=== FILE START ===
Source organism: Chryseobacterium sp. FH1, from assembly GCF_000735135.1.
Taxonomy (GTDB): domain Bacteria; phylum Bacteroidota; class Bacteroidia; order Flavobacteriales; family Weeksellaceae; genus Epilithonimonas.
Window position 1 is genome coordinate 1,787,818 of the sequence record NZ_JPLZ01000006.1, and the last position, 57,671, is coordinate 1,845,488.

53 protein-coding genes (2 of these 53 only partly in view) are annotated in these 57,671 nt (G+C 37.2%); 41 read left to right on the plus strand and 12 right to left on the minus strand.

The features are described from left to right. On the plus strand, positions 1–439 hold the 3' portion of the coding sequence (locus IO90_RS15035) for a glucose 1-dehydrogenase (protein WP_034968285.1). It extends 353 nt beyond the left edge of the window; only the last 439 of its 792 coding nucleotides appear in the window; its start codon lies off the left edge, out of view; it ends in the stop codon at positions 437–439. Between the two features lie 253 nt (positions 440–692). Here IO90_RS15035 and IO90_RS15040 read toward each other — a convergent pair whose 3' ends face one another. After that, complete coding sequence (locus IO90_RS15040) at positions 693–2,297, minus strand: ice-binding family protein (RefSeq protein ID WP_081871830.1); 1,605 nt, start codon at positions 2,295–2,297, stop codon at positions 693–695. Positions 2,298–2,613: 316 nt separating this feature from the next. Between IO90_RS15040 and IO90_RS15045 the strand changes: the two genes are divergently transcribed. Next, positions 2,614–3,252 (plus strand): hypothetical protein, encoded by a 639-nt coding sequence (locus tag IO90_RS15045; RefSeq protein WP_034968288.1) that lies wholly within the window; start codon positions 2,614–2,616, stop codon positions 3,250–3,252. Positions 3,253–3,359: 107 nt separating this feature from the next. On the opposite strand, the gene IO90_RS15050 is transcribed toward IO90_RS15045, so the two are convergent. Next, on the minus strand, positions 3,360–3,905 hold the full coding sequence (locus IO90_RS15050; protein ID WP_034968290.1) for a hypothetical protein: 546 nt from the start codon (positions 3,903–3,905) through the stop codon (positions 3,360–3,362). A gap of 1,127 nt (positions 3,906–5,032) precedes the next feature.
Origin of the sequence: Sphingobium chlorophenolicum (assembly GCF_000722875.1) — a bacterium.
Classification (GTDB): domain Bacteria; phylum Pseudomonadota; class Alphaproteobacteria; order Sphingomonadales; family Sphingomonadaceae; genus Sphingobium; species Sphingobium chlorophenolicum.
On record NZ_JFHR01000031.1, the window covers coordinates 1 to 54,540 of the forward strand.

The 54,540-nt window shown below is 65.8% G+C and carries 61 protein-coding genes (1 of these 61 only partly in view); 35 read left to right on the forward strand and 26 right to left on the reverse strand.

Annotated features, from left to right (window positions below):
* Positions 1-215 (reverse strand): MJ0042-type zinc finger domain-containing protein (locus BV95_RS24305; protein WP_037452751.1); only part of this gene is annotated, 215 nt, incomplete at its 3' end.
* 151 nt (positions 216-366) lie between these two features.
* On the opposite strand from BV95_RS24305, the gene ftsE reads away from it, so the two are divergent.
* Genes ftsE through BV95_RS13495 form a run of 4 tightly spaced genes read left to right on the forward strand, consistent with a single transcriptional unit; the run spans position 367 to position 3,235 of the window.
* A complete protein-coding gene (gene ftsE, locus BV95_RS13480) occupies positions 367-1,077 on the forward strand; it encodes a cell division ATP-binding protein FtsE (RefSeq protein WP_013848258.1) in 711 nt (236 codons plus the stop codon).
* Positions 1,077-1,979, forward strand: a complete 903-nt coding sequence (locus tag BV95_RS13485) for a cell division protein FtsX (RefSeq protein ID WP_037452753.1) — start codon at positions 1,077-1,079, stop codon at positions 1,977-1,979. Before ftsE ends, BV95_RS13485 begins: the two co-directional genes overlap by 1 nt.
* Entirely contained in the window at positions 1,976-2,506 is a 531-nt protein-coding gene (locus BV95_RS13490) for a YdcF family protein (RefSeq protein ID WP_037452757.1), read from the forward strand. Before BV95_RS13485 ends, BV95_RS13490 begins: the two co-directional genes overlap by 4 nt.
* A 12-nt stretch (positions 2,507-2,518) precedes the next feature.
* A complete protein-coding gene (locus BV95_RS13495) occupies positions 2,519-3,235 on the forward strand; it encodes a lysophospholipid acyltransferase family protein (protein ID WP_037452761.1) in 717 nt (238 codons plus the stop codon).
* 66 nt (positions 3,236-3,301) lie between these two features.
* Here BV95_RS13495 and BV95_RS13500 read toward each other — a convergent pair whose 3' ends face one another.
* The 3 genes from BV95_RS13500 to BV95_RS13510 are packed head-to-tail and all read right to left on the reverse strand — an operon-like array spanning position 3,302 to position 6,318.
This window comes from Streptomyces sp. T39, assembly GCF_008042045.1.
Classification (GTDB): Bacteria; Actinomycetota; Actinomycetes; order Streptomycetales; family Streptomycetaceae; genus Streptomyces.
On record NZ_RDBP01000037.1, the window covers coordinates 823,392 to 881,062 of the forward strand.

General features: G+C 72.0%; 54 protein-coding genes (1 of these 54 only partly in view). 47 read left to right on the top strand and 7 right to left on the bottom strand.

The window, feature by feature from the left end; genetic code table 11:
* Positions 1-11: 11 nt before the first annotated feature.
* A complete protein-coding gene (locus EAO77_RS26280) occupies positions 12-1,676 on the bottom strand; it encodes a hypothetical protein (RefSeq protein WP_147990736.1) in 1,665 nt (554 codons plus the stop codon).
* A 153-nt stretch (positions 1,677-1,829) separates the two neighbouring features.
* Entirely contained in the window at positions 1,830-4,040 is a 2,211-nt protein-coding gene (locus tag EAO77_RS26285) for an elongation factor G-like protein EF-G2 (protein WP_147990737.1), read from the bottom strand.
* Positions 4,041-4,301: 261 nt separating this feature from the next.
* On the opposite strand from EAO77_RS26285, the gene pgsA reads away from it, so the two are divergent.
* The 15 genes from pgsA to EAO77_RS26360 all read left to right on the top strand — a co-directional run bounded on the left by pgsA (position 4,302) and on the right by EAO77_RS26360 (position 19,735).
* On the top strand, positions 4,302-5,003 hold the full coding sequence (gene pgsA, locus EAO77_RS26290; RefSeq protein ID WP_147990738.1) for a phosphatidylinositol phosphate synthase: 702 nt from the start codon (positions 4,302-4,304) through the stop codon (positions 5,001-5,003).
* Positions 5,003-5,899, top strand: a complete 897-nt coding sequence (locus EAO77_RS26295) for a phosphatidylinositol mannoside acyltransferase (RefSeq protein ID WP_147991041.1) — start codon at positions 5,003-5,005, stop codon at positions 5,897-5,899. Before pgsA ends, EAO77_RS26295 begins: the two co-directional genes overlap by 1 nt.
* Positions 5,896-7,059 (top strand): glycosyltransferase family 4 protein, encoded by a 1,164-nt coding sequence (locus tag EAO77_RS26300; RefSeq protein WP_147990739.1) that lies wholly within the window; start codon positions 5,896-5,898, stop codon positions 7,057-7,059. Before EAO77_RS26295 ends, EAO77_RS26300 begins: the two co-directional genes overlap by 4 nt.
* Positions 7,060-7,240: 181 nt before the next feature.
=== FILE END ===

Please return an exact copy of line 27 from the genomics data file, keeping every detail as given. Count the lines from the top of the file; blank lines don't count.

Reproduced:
The window, feature by feature from the left end; genetic code table 11: